An intra-uterine device (IUD) is one of the most effective forms of birth control. Although these types of devices have been on and off the market for decades, there are only two brands of IUDs available in the U.S. today: ParaGard and Mirena. Both brands of IUDs are FDA-approved, extremely effective, and safe. They are an excellent choice of birth control for women who are in long-term monogamous relationships.

What Is It?

An IUD is a small t-shaped device that is inserted into the uterus to prevent pregnancy. There are two types of IUDs: the ParaGard, which contains copper, and the Mirena, which releases the hormone progestin.

How Does It Work?

The two types of IUDs prevent pregnancy in different ways. The Mirena IUD releases the hormone progestin, which prevents the ovaries from releasing eggs and thickens the cervical mucus to ward off sperm. The ParaGard IUD releases copper, which essentially works as a spermicide that kills sperm as it passes through the cervix. The ParaGard IUD also affects the lining of the uterus, making it difficult for a fertilized egg to implant itself.

How Do I Use It?

An IUD is administered and inserted only by a healthcare professional. Make an appointment with your doctor to determine if the IUD is the best birth control option for you. Your healthcare provider will insert the IUD through the cervix into the uterus. The procedure usually takes less than 15 minutes and can be done with or without local anesthesia. The best time to get the IUD inserted is during your period, when the cervix is slightly open. The ParaGard IUD can stay in the uterus for up to 12 years, while the Mirena IUD is effective for five years.

Effectiveness

Both types of IUDs are more than 99 percent effective in preventing pregnancy, making the IUD one of the most effective birth control methods available. In addition, the ParaGard IUD is also more than 99 percent effective as emergency contraceptive if inserted within five days after unprotected sex.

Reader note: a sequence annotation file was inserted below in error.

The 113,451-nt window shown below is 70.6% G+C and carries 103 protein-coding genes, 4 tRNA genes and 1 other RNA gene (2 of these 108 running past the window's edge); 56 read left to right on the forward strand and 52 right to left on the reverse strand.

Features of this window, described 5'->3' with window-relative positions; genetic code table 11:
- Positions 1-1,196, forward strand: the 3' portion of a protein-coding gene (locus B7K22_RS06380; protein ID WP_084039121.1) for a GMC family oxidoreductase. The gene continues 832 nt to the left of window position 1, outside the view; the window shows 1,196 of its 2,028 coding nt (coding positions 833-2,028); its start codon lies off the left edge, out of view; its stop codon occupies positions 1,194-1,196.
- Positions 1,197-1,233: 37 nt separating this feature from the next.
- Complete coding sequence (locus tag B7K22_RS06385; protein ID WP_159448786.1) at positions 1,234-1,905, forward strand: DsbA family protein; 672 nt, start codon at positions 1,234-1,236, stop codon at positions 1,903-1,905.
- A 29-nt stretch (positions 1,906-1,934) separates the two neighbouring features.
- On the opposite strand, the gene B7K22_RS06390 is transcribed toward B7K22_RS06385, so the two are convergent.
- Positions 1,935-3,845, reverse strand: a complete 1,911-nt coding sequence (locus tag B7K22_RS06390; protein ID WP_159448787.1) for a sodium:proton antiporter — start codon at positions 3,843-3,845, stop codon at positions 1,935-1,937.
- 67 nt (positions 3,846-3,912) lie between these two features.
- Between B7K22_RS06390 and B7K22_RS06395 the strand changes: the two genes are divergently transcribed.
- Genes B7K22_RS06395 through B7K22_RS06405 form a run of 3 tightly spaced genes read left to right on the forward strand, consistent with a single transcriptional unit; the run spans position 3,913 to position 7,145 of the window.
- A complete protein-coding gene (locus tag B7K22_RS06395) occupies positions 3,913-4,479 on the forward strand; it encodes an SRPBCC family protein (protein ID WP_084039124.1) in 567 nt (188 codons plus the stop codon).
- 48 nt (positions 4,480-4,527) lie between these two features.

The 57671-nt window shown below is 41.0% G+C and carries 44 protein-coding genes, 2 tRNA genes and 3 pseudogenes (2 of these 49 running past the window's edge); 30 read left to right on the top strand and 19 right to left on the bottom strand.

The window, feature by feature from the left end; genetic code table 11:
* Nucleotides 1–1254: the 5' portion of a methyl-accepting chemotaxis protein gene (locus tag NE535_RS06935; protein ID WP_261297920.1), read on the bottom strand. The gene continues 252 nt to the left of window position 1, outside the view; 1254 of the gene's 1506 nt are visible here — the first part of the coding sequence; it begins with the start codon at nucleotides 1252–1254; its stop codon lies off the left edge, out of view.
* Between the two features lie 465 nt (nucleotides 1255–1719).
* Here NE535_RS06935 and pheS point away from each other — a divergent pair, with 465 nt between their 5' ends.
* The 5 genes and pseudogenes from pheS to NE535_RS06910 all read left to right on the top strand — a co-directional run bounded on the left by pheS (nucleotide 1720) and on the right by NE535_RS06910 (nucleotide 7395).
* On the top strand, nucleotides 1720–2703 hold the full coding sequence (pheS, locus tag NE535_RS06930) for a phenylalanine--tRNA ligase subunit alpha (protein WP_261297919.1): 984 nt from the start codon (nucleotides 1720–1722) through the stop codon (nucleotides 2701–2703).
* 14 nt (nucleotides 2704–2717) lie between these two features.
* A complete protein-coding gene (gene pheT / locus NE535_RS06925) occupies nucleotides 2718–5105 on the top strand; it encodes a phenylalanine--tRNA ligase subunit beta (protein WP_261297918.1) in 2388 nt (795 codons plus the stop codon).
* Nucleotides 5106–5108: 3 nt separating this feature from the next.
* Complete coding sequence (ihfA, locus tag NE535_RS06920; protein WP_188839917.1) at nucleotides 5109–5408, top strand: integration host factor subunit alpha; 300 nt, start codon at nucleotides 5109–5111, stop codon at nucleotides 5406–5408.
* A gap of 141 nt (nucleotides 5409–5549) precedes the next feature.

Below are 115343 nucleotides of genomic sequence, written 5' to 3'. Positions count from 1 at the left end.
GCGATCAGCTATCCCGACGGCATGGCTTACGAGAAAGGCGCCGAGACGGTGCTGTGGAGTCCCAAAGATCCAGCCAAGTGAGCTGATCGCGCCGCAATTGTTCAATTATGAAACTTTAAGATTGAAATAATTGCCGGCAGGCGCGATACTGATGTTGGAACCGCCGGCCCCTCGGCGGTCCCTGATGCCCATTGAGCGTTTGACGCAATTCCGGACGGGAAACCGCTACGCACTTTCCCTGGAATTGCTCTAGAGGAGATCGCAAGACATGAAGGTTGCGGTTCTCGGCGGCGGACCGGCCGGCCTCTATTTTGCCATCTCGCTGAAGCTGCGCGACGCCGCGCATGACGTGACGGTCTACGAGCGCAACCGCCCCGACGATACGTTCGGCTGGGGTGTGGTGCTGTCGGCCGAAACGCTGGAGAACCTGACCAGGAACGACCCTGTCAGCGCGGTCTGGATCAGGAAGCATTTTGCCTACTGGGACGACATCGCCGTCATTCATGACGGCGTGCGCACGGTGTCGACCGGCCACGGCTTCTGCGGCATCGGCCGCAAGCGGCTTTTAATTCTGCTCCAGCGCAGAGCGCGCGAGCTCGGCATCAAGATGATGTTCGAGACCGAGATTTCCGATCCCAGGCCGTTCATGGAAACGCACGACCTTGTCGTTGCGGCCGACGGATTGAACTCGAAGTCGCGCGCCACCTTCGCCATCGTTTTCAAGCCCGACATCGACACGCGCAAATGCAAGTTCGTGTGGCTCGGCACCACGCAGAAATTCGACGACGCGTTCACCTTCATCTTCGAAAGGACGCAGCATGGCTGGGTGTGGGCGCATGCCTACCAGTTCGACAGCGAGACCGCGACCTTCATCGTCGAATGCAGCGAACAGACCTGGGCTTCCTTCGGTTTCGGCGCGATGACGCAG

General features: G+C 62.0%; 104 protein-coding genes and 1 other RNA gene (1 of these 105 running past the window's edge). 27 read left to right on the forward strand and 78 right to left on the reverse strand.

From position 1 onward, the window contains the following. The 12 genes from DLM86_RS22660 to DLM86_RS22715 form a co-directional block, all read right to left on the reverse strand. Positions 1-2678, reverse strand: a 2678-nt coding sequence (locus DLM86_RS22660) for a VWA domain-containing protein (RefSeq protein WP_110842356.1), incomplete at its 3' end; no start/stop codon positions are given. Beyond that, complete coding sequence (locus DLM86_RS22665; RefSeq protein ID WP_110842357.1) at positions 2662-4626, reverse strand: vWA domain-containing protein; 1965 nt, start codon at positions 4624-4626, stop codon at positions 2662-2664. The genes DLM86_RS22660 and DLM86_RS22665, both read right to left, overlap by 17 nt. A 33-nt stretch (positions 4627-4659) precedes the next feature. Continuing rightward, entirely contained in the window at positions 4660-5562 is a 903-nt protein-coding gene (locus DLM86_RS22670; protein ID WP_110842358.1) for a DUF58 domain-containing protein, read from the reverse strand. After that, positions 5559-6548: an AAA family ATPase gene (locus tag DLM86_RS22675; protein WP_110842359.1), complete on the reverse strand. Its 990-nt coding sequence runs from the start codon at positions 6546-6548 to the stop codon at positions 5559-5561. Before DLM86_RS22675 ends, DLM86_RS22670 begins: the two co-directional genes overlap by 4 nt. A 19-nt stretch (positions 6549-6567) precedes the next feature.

Benefits

An IUD is an effective, long-lasting, and inexpensive form of birth control. After the initial costs of insertion (ranging from $500 to $1000), there are no more expenses for five to 12 years. The IUD is convenient, requiring no daily maintenance or preparation before sex. In addition, the IUD does not affect future fertility.

Disadvantages

An IUD does not protect against sexually transmitted disease. While most women are happy with their IUD, some do experience side effects, particularly in the first six months following insertion. Some women experience pain, cramping, and backache after the IUD is inserted and irregular periods for up to six months following. The ParaGard IUD may also cause heavier bleeding and cramps during your period. In rare cases, the IUD can slip out of the uterus or push through the wall of the uterus. In both cases, you must see your healthcare provider to remove and reinsert the IUD. There is also the small risk of infection when using an IUD.